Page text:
From Mountcharles a road runs along the western side of Donegal Harbour to the Quay at Salthill (16) there is a tidal slipway from which boats can be launched to fish in the main channel for ray and tope. Tope can also be caught from the quay on a flooding tide. Best months are generally June and July and the most successful baits are fresh mackerel and launce.
From the quays in Donegal Town (17) small boats can be launched two hours either side of high water to fish in the River Eske estuary.
Flounders are quite common near the town but as the channel widens and deepens near the mouth, tope and dogfish can be taken during the summer. Monkfish are also a possibility, especially in the 13 metre “hole” in the channel south of the youth hostel at Hassans. Mullet are numerous in the harbour in summer and ground baiting will bring them around float fished baits. Sea trout can also occasionally fall to spinners or fly fished streamer flies at high water or just on the beginning of the ebb.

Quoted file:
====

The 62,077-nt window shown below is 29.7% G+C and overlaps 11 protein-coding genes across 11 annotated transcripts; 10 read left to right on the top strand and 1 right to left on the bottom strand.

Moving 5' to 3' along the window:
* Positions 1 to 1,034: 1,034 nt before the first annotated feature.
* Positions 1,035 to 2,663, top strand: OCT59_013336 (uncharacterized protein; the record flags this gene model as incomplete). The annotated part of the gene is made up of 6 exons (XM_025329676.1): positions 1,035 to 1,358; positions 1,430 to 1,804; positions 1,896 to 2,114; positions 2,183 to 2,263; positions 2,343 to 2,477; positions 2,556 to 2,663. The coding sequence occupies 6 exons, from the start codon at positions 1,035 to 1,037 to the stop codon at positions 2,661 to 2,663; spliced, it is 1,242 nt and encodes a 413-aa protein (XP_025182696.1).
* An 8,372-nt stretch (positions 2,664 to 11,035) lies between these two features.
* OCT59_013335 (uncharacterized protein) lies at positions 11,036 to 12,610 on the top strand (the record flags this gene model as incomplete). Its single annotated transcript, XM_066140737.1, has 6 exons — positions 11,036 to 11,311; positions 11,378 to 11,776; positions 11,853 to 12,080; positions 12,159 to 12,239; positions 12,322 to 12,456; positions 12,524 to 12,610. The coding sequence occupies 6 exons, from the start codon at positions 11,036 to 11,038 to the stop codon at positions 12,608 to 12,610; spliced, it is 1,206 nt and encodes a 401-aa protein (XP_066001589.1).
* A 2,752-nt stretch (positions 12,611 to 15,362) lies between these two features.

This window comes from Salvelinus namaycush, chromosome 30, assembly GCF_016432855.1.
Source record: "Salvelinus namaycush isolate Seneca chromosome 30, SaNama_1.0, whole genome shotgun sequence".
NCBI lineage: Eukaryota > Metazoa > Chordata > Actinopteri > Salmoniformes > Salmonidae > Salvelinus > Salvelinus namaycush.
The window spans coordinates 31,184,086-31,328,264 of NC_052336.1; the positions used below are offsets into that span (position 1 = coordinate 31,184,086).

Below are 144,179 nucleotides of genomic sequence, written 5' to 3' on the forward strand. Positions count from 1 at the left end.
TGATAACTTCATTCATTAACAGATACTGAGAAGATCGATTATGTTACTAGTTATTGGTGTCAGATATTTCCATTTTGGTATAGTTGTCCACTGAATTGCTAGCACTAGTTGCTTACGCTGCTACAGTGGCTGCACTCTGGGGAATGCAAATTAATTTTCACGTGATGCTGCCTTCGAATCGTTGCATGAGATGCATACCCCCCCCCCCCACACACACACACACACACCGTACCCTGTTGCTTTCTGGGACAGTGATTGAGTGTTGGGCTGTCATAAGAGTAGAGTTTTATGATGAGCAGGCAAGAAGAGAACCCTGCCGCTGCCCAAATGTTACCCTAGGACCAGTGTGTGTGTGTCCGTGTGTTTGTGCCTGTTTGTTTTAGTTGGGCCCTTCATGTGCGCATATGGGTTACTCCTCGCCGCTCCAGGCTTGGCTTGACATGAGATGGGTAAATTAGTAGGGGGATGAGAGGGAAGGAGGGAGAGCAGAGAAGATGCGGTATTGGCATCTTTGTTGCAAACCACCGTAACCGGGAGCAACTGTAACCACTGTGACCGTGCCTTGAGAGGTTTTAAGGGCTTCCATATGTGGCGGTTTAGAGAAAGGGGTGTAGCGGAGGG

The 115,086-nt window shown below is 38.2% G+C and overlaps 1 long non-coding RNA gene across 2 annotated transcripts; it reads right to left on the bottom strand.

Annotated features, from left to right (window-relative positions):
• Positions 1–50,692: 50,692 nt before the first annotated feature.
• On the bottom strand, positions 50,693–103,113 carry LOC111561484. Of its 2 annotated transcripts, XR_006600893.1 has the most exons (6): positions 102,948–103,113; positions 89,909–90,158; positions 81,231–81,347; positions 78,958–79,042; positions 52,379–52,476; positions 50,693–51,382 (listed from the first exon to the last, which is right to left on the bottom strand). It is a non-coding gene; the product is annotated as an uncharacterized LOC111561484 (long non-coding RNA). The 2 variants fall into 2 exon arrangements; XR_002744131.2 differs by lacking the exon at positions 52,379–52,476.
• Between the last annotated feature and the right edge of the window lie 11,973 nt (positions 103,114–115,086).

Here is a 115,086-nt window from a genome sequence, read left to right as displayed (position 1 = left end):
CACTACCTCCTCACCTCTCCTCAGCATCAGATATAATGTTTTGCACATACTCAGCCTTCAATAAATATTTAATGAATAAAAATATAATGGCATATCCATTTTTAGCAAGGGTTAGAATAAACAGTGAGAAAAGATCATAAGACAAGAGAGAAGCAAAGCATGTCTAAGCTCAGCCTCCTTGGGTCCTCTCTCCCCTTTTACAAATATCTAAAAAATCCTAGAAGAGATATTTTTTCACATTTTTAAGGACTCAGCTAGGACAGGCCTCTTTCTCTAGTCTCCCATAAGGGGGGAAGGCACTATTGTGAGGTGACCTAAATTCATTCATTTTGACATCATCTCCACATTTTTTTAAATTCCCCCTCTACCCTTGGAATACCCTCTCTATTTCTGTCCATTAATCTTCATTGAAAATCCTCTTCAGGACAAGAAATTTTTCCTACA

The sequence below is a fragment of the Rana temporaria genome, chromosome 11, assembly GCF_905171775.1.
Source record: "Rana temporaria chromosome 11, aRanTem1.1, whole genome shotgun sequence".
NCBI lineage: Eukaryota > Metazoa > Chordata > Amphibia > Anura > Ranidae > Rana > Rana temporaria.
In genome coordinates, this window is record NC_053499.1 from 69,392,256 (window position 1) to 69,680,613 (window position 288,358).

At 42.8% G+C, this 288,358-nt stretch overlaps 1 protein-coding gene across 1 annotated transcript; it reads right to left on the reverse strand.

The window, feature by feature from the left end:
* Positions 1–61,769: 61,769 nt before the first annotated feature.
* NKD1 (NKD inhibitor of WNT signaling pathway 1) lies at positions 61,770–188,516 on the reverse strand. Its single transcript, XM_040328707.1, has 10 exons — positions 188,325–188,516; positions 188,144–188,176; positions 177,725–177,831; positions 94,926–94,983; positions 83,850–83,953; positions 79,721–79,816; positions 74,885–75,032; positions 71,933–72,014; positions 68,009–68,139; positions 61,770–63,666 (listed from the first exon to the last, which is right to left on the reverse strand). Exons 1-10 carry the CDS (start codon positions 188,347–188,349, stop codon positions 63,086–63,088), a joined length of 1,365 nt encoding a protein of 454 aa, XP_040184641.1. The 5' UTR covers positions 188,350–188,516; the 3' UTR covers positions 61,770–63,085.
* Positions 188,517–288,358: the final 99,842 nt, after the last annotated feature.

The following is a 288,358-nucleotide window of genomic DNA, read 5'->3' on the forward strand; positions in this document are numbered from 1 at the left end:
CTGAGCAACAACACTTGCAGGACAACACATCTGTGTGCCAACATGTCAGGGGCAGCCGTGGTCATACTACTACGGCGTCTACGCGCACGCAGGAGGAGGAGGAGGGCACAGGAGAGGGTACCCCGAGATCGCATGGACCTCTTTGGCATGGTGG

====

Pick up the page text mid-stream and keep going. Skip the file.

There is a well stocked tackle shop on Main Street.
South of Donegal Town in the vicinity of the Golf Club at Bells Island (C) lugworm are plentiful in the estuary, and can be easily dug.
From the N15 at Ballintra the R231 road runs to a large car park behind one of Donegal’s most popular beaches at Rossnowlagh (18). Fishing is virtually impossible there in fine weather during the summer months due to the throngs of people, so angling is restricted to night tides or during the cooler months of April, October and November.
Nonetheless when surf is roaring in, Rossnowlagh can be very rewarding to the patient angler. Bass up to 5kg have been recorded there and flounders over 1kg are also common. At night, dabs, turbot, ray and dogfish are also possible. Sandeel is by far the best bait on this beach although lugworm, ragworm and mackerel strip will also produce fish.